Proverbs 25:8 also warns against hastily going to court: “Do not bring hastily to court, for what will you do in the end, when your neighbor puts you to shame?” Rushing into a lawsuit often escalates tensions and can leave you looking foolish if you lose. So it is wise to take time and carefully weigh if legal action is necessary.

Lawsuits Reflect Poorly on Christian Witness

Although permitted in some circumstances, the way Christians engage in lawsuits significantly impacts our gospel witness. Scripture cautions believers to carefully weigh if taking legal action is prudent and glorifying to Christ.

In 1 Corinthians 10:23, Paul gives this principle regarding gray area matters not directly forbidden in Scripture: “All things are lawful, but not all things are helpful. All things are lawful, but not all things build up.”

Filing a lawsuit may be legally permissible at times, but not necessarily helpful or edifying to the church and our witness. Though we have legal rights, pressing them may not be the wisest or most Christlike approach. In 1 Corinthians 6:7, Paul chides the believers suing each other, asking skeptically: “Why not rather suffer wrong? Why not rather be defrauded?”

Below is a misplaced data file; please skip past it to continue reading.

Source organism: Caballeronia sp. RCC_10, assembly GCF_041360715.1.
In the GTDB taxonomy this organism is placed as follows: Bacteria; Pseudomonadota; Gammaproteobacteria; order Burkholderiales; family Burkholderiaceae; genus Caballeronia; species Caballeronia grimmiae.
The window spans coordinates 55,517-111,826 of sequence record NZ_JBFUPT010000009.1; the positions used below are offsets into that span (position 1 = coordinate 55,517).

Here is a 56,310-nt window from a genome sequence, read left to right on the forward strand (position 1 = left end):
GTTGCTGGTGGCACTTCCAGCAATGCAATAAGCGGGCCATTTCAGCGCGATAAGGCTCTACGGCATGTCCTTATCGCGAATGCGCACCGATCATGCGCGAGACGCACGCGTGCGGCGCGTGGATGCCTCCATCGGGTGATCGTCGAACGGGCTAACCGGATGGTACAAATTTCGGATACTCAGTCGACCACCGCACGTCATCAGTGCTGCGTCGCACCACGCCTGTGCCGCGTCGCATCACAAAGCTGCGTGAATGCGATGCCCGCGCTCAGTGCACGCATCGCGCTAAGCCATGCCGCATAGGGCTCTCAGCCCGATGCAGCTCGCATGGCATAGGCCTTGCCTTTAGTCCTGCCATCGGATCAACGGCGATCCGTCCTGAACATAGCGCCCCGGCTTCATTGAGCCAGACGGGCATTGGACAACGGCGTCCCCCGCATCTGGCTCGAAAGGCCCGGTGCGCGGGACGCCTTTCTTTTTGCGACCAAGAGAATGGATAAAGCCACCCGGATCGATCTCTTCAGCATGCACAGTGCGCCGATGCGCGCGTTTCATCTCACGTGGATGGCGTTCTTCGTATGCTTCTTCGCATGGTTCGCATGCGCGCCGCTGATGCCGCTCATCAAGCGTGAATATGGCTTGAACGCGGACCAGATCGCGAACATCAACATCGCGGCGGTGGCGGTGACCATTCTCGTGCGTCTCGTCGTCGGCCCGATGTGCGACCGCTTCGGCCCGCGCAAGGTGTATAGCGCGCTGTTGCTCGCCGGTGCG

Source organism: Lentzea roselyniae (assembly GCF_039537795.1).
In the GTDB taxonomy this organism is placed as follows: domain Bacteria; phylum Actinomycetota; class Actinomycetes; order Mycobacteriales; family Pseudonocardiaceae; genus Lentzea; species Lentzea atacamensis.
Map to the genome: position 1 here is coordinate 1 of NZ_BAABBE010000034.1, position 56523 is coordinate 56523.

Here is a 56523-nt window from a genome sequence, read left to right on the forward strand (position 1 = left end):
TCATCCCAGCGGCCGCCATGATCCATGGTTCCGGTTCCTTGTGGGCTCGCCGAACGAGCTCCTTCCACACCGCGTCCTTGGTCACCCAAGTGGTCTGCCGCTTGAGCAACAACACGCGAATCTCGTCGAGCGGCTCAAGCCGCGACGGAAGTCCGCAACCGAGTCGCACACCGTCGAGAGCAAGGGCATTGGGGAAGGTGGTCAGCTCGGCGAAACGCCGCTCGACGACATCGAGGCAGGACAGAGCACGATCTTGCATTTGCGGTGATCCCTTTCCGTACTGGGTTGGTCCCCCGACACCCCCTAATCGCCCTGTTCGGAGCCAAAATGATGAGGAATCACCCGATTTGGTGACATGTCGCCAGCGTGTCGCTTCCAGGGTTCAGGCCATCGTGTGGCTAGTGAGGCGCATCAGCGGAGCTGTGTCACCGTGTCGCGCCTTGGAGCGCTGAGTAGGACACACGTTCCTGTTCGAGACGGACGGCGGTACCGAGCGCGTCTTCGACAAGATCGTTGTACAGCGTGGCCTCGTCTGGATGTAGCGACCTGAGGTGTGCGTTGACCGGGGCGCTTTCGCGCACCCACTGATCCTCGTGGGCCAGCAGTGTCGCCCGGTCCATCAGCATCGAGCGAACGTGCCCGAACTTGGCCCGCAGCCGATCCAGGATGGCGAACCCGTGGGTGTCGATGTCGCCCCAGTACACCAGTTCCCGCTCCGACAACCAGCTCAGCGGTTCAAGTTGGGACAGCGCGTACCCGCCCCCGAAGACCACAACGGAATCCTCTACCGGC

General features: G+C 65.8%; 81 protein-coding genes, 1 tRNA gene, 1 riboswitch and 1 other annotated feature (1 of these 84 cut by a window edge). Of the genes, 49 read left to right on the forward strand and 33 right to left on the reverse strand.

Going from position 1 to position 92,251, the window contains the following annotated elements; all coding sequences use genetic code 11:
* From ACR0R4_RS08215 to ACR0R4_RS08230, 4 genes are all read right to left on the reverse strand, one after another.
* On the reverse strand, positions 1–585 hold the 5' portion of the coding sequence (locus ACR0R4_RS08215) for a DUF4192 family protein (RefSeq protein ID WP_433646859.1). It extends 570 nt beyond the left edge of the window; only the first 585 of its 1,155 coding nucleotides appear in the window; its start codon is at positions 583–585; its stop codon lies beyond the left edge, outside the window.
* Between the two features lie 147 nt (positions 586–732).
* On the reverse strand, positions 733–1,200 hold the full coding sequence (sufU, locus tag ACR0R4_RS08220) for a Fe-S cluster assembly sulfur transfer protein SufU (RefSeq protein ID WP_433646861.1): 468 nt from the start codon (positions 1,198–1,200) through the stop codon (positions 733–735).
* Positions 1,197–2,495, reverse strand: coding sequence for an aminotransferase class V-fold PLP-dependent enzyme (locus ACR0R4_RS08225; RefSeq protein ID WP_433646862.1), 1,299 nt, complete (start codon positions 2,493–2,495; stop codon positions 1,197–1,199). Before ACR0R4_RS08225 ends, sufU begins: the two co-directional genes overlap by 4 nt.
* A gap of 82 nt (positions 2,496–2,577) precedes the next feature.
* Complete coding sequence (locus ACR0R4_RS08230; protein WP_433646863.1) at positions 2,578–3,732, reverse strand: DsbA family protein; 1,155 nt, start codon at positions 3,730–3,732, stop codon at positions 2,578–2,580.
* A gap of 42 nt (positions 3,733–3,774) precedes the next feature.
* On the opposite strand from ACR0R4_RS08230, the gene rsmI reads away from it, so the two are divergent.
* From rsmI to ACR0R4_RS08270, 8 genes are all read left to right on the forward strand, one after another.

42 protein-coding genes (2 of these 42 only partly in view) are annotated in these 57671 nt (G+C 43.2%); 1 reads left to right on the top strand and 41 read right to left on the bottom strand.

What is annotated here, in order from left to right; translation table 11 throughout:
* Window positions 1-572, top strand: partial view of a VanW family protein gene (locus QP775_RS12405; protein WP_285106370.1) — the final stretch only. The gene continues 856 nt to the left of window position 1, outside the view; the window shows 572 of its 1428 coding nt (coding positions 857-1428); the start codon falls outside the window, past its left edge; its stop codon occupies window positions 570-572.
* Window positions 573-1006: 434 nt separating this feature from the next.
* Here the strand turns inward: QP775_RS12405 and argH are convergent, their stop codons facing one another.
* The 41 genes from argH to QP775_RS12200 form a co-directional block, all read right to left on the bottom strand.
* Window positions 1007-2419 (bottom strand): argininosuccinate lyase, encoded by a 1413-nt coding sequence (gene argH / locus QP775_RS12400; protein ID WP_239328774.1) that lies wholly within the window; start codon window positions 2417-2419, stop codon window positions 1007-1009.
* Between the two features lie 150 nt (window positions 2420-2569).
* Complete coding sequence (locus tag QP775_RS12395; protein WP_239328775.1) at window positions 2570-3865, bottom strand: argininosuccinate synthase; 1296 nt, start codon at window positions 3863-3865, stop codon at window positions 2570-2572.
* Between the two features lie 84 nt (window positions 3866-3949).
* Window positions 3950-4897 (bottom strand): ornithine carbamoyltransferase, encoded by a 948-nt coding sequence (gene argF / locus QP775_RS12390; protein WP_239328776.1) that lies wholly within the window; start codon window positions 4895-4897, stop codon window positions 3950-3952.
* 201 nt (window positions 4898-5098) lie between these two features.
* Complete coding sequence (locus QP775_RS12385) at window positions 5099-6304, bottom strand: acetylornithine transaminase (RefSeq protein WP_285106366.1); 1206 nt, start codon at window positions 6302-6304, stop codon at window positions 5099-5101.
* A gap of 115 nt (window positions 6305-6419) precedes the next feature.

Enduring mistreatment with grace often reflects the character of Christ better than insisting on one’s rights through legal force. It demonstrates we trust God for justice and seek reconciliation more than retaliation.

Proverbs 20:22 cautions as well: “Do not say, ‘I will repay evil’; wait for the Lord, and he will deliver you.” So while lawsuits can right certain wrongs, Scripture urges patience and care so that our actions ultimately point people to the grace of Christ rather than undermine our testimony.

Lawsuits Between Believers Strongly Discouraged